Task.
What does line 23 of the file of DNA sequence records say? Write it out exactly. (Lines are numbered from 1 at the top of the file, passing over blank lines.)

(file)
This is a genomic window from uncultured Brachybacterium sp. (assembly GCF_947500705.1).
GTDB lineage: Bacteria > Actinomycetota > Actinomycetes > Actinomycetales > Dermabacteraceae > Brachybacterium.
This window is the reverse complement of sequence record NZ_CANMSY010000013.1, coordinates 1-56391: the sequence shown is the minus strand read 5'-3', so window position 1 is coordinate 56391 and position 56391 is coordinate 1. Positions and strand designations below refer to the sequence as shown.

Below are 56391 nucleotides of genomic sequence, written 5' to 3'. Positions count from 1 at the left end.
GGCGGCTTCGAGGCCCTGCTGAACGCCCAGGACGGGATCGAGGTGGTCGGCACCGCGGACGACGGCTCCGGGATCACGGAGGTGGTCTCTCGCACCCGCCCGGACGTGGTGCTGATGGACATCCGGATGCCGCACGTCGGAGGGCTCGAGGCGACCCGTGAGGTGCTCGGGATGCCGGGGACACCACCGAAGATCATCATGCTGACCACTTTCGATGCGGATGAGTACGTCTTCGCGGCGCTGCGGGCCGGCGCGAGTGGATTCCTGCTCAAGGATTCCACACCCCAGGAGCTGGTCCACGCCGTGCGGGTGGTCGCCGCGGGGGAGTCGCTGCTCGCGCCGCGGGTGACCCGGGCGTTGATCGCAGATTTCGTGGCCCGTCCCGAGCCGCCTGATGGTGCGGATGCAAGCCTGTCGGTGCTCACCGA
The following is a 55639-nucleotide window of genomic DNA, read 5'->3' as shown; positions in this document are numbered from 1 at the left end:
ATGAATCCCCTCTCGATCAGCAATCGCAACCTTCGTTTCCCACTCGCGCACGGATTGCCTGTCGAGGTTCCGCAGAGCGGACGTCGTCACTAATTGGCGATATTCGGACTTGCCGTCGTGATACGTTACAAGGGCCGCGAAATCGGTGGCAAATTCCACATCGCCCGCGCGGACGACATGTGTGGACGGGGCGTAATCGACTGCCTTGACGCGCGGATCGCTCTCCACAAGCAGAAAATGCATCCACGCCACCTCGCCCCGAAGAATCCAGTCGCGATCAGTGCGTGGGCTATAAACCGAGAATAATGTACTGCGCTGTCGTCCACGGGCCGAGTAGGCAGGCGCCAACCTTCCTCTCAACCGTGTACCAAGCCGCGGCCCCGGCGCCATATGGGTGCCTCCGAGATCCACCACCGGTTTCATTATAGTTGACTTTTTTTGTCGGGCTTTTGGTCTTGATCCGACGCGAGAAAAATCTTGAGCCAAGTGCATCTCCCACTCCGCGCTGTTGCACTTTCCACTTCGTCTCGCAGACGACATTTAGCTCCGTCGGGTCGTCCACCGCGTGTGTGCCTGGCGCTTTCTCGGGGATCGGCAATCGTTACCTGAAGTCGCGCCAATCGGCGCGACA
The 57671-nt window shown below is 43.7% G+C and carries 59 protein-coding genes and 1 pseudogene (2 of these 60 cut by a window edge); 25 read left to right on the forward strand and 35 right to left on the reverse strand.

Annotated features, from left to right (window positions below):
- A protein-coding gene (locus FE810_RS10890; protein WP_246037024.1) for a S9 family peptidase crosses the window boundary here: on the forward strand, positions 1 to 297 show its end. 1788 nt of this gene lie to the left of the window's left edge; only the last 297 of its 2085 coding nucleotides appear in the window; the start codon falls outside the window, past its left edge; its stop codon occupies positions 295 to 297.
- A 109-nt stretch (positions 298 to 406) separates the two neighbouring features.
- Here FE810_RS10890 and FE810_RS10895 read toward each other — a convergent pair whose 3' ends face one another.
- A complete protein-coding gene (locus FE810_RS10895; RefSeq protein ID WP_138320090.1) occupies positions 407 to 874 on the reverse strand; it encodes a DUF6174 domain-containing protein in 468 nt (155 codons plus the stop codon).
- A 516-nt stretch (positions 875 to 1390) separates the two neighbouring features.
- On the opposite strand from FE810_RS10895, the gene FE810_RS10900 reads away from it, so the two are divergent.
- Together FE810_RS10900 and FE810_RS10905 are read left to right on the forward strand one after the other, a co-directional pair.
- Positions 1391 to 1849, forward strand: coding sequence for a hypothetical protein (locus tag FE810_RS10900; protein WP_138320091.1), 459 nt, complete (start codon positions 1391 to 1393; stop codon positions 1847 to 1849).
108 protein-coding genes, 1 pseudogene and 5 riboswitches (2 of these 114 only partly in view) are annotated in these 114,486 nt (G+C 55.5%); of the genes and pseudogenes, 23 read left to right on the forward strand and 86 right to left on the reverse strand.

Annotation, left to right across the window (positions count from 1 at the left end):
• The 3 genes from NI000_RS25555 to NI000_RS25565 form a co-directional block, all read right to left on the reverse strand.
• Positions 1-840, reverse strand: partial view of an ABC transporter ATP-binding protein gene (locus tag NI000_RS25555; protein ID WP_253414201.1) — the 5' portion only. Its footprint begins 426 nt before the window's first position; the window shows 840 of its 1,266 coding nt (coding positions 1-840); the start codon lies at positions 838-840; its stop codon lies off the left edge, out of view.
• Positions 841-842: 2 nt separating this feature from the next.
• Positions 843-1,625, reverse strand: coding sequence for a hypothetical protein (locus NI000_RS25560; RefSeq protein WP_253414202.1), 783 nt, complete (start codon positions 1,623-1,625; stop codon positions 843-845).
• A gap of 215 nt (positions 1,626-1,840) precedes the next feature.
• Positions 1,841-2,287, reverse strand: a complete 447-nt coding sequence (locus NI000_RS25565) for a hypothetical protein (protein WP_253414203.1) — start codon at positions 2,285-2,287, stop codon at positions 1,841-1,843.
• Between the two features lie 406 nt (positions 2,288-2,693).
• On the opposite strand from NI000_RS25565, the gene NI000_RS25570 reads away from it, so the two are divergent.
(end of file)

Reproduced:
• Positions 843-1,625, reverse strand: coding sequence for a hypothetical protein (locus NI000_RS25560; RefSeq protein WP_253414202.1), 783 nt, complete (start codon positions 1,623-1,625; stop codon positions 843-845).